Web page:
Below is my column today in USA Today on the Obama Administration’s decision to cut off water to legal marijuana growers. Notably, the business concern today for the rollout of legal pot sales in Washington is greater demand than supply. I previously wrote about how a little known board had effectively moved to end the debate over the Redskins name, an example of agencies increasingly intervening in social and political disputes. This move by the Bureau of Reclamation is a prime example of such intervention into political disputes and a troubling precedent for the future.
When voters in Washington state and Colorado legalized possession and sale of recreational marijuana in 2012, federal officials were not happy. They will be less happy Tuesday when pot officially goes on sale in Washington. Though the Obama administration has pledged to respect state laws, it is quietly going in the opposite direction by cutting off water to the growers. The idea seems to be that if the administration cannot dry up the public support for legalization, it will just dry up the plants themselves.
Like areas from health care to immigration, a sharp disconnect between voters and their government is growing by the day. The administration and Congress are losing the debate over legalization.
Many citizens do not see the logic or necessity in the crackdown on pot. Support for legalization is soaring. In 1987, only 16% supported legalization. That increased to 26% in 1996 and 43% in 2012. It now stands at 55%. Two states have responded with legalization, others have taken a smaller step of decriminalization, and 20 states have legalized medical marijuana over the opposition of the federal government.
With other programs such as health care already endangering Democrats in the next election, the administration does not want to openly oppose the wishes of more than half of the population. With one hand, it allows state experimentation, while the other hand, the Bureau of Reclamation turns off the spigot by ordering irrigation districts not to distribute federal water to farmers breaking national drug laws. No water, no pot.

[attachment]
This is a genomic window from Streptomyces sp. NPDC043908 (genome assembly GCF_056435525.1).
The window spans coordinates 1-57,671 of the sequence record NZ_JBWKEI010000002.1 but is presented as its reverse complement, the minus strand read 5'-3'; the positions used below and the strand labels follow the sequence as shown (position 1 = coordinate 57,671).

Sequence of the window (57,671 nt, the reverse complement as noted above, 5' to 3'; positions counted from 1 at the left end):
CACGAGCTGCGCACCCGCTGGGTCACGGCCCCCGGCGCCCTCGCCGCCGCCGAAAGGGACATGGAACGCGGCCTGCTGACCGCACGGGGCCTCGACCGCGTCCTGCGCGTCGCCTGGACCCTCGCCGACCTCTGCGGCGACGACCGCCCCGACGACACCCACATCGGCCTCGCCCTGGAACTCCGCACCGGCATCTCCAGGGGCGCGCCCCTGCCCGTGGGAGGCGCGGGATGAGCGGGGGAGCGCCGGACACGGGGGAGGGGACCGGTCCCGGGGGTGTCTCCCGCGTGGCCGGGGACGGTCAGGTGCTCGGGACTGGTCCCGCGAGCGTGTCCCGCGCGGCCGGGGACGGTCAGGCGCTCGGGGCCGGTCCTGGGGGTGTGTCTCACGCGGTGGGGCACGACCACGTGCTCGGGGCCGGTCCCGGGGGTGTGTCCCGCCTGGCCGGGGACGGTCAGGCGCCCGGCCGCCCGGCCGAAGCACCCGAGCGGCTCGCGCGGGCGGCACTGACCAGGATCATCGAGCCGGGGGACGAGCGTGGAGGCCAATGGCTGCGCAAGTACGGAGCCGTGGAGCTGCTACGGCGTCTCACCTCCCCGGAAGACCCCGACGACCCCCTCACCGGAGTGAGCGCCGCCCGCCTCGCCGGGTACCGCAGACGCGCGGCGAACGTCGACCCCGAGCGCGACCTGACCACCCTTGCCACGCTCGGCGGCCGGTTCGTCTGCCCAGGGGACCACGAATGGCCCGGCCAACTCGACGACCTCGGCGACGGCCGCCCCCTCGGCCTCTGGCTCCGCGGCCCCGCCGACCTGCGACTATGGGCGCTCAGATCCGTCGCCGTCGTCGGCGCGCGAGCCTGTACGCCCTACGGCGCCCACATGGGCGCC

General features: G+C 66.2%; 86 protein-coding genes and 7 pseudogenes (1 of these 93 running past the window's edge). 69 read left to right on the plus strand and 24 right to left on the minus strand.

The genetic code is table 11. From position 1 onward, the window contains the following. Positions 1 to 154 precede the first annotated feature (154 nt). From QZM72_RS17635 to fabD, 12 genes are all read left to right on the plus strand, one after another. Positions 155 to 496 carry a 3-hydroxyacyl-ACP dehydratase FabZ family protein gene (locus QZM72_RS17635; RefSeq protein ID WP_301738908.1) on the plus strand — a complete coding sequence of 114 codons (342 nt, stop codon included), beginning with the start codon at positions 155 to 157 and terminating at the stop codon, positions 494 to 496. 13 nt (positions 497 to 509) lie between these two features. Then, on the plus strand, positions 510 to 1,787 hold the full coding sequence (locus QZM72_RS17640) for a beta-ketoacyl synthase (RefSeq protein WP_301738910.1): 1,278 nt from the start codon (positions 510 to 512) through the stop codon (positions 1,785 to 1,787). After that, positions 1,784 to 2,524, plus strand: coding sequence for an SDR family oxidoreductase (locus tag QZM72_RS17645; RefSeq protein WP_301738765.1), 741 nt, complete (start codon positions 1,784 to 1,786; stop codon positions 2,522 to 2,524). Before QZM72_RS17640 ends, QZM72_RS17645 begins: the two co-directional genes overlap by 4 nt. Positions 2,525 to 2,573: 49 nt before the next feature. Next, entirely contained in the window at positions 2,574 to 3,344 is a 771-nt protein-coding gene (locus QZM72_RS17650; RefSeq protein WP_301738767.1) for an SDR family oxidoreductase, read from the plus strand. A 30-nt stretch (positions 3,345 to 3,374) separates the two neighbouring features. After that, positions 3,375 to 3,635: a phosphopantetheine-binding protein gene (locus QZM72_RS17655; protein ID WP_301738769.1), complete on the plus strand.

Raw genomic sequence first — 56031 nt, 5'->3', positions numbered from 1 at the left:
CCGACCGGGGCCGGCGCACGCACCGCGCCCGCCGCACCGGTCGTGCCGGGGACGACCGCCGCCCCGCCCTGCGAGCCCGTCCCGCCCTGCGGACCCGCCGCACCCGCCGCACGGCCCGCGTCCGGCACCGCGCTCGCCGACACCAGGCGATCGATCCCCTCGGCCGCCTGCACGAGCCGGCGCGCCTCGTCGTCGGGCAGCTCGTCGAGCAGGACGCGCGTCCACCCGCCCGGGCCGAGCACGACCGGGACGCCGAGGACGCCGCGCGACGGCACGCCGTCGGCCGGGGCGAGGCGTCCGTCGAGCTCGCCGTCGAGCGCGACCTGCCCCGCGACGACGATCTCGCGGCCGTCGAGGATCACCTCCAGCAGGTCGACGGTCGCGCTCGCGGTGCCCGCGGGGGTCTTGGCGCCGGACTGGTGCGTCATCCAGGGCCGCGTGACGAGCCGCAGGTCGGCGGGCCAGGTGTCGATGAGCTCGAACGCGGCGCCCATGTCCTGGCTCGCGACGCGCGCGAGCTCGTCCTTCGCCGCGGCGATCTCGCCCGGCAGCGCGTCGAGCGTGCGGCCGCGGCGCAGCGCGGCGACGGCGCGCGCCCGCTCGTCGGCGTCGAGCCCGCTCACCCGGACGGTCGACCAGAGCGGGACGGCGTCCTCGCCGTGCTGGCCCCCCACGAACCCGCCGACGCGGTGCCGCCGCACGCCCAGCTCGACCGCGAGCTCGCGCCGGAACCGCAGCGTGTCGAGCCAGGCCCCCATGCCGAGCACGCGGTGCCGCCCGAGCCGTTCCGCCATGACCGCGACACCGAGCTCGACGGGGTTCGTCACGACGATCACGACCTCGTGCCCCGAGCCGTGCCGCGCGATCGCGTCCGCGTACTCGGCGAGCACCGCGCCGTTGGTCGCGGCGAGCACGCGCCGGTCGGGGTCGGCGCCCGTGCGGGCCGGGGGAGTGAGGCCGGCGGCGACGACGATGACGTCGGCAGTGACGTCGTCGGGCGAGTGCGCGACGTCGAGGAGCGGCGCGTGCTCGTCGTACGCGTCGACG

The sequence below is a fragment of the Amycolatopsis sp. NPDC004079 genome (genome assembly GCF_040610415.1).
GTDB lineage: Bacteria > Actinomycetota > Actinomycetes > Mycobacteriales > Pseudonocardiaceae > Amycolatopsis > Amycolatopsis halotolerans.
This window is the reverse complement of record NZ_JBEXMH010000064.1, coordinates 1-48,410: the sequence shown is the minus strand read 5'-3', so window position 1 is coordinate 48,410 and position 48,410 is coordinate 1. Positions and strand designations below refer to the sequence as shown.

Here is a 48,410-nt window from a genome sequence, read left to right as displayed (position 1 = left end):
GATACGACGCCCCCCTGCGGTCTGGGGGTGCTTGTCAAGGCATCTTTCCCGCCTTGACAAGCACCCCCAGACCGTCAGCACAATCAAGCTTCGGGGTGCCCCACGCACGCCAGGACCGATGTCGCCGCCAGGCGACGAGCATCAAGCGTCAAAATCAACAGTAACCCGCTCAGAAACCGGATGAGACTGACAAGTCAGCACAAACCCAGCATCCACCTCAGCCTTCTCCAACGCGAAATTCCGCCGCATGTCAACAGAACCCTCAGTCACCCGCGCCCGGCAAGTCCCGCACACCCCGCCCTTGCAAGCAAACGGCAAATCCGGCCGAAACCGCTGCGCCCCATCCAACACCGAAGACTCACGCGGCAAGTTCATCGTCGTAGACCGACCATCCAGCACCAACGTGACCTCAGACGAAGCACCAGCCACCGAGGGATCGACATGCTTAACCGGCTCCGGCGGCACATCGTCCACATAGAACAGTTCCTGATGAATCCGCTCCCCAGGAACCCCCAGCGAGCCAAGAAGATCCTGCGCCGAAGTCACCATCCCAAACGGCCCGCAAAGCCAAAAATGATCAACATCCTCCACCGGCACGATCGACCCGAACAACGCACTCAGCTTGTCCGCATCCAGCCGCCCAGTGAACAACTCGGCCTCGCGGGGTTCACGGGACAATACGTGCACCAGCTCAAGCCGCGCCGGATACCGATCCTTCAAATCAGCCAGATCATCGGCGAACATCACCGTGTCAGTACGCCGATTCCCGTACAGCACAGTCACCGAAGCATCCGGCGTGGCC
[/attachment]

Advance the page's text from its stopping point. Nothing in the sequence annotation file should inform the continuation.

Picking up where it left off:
The use of water as a weapon is not new in the West, where “water wars” were once common among ranches and even states. The federal government began in 1902 to take control over such waters with programs to build dams and waterways. What began as a few dozen projects grew into a massive system, in which the federal government controlled a significant portion of the water in 17 states with the construction of more than 600 dams and reservoirs. It is now the nation’s largest water wholesale operation, supplying to more than 31 million people and one out of five farmers in the West. It is not just water. The government’s 53 power plants annually provide more than 40 billion kilowatt hours that support millions of homes.
Though some have long chaffed at federal control over this essential resource, the government has insisted that its projects are designed to simply maximize the use of the resource. Indeed, with the growing national crisis over the loss of drinking water and many states experiencing droughts, the role of a neutral federal agency has never been more important.
That is why this latest move is so dangerous. The government already coerces states by withholding money unless they follow federal mandates. If the feds can now withhold water or electricity, too, that stranglehold will tighten.
The government supplies the water that sustains 10 million acres of farmland, and the farms that produce 60% of the nation’s vegetables and 25% of its fruits and nuts.
In Washington, that translates to the water for two-thirds of the state’s irrigated land.
Bureau spokesman Dan DuBray insists that the agency “is obligated to adhere to federal law.” However, that position is inconsistent with the actions of the Obama administration in other areas.
I testified in Congress on Obama’s non-enforcement orders issued in areas such as immigration and drug enforcement. In addition, Obama has issued controversial orders that effectively amend federal laws in ways that Congress had rejected. It rings rather hollow for the administration now to claim that it has no choice but to take this action to indirectly support drug laws when it has ordered the non-enforcement of so many others.
This is even less plausible when one considers that the Justice Department has altered its enforcement of the drug laws in light of state legalization. The administration is directly curtailing enforcement of the Controlled Substances Act, but a water agency is changing its operations to enforce that same law by other means. The agency could have simply supplied water to every state neutrally. Instead, it is taking action to punish these states.
The shutting off of the water in Washington and Colorado for these growers is not about pot but politics. Carl von Clausewitz once observed that “war is the continuation of politics by other means.” The same can be said about the opening salvo in a new water war.
Jonathan Turley, the Shapiro Professor of Public Interest Law at George Washington University, is a member of USA TODAY’s Board of Contributors.